Charles F. Wilkinson and the University of Washington Press have published “Treaty Justice: The Northwest Tribes, the Boldt Decision, and the Recognition of Fishing Rights.”
In 1974, Judge George Boldt issued a ruling that affirmed the fishing rights and tribal sovereignty of Native nations in Washington State. The Boldt Decision transformed Indigenous law and resource management across the United States and beyond. Like Brown v. Board of Education, the case also brought about far-reaching societal changes, reinforcing tribal sovereignty and remedying decades of injustice.
Eminent legal historian and tribal advocate Charles Wilkinson tells the dramatic story of the Boldt Decision against the backdrop of salmon’s central place in the cultures and economies of the Pacific Northwest. In the 1960s, Native people reasserted their fishing rights as delineated in nineteenth-century treaties. In response, state officials worked with non-Indian commercial and sport fishing interests to forcefully—and often violently—oppose Native actions. These “fish wars” spurred twenty tribes and the US government to file suit in federal court. Moved by the testimony of tribal leaders and other experts, Boldt pointedly waited until Lincoln’s birthday to hand down a decision recognizing the tribes’ right to half of the state’s fish. The case’s long aftermath led from the Supreme Court’s affirmation of Boldt’s opinion to collaborative management of the harvest of salmon and other marine resources.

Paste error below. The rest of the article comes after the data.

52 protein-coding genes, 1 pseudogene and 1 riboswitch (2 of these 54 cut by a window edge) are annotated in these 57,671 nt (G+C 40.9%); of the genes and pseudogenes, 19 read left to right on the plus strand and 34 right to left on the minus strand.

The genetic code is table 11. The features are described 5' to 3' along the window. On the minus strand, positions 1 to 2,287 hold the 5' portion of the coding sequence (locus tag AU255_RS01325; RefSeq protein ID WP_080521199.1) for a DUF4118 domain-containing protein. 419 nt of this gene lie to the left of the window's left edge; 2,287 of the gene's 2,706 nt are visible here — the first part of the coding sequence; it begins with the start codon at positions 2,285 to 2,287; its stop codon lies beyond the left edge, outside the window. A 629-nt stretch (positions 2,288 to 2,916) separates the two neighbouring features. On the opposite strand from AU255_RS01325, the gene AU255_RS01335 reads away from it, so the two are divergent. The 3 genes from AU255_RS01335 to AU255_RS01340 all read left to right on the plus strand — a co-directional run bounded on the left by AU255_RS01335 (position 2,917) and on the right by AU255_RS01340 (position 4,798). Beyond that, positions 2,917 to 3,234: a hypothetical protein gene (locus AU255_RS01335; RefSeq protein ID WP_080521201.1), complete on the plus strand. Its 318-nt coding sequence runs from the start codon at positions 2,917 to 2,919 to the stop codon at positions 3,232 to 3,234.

Expert and compelling, Treaty Justice weaves personalities and local detail into the definitive account of one of the twentieth century’s most important civil rights cases.